My cockroach problem began following some renovations. My old rotten timber window frames were nearing the end of their life and had to be upgraded to aluminium. The builder managed to partially destroy my home in the process. Removing one of the frames revealed a bird nesting site under my eaves. The bird and several generations of collected twigs and grasses in various stages of decomposition suddenly found themselves loose in my apartment. You can imagine the mess.
A little while later, following a second window replacement I noticed a few cockroaches around the house and assumed a similar disruption occurred only with a different species. Unlike the bird, removing these new visitors has proven far more challenging.
More bug spray than it is safe for a human to ingest hasn’t solved the problem, nor have various home remedies of times past. Short of commercial pest control I find myself at a loss.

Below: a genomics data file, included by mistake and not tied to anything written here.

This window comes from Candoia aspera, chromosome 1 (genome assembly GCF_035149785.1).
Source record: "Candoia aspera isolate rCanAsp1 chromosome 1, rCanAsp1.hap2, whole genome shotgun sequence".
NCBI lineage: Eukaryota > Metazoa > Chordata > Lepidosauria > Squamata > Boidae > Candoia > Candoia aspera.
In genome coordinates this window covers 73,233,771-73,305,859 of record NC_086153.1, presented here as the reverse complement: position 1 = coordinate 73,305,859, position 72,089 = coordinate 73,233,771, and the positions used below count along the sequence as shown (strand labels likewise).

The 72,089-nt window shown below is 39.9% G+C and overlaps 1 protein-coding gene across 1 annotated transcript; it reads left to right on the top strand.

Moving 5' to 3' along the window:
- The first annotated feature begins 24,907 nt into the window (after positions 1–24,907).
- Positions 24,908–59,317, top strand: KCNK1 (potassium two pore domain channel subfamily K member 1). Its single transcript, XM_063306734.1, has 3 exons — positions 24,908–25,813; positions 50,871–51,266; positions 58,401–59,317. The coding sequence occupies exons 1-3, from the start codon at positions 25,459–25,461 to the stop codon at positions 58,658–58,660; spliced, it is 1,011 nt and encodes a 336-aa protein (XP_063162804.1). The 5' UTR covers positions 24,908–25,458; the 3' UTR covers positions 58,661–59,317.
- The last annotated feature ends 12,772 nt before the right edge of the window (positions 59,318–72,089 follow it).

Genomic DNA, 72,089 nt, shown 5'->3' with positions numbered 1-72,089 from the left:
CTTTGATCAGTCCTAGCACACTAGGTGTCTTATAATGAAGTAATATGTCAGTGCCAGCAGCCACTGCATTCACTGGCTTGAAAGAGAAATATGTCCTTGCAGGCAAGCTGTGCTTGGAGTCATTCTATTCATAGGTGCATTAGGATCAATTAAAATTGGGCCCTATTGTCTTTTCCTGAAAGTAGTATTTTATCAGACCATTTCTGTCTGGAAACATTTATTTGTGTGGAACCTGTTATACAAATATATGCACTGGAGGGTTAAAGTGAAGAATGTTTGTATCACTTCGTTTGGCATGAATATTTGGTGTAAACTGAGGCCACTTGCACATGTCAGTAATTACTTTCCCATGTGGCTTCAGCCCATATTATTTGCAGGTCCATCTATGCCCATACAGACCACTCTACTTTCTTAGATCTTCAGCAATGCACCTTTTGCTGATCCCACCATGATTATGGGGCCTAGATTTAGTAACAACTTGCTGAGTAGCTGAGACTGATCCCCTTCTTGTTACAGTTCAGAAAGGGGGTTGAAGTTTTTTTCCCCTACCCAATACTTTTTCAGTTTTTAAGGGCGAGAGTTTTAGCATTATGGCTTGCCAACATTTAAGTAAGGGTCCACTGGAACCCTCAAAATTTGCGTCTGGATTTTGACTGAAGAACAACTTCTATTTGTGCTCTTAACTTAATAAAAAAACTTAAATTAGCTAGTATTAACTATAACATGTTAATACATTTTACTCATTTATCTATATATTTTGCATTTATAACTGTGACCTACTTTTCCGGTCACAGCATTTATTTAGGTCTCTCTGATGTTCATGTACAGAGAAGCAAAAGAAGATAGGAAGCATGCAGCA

Then this morning I had a rather crawly experience. Whilst readying myself for work a felt a tickle on my neck. I had just seen a cockroach scurry across the floor so they were front of mind. I reached to remove it.
I’m not sure how experienced you are with manually handling cockroaches of late but they tend to be firm little creatures with sharp scratchy legs. This felt different, and not only due to the increased size. It was soft, squidgy, even velvety as it fought against my fingers. Which was also odd. Again, I’m not sure how experienced you are with handling cockroaches but they are rather resigned to being caught. This is not because it suspects its fate: to a cockroach the worst thing is being exposed, a tight, dark, secure grip is as good as any hiding place to its primitive survival system. So why was it fighting?
I brought my hand into view to see several dark legs probing from between my fingers in search of an escape route. I threw the big black spider instinctively, then squished it, managing to avoid a bite through pure luck.
But then it occurred to me that perhaps I should be embracing that nice velvety spider. After all, this is Australia. She could have been the natural solution to my other bug problem.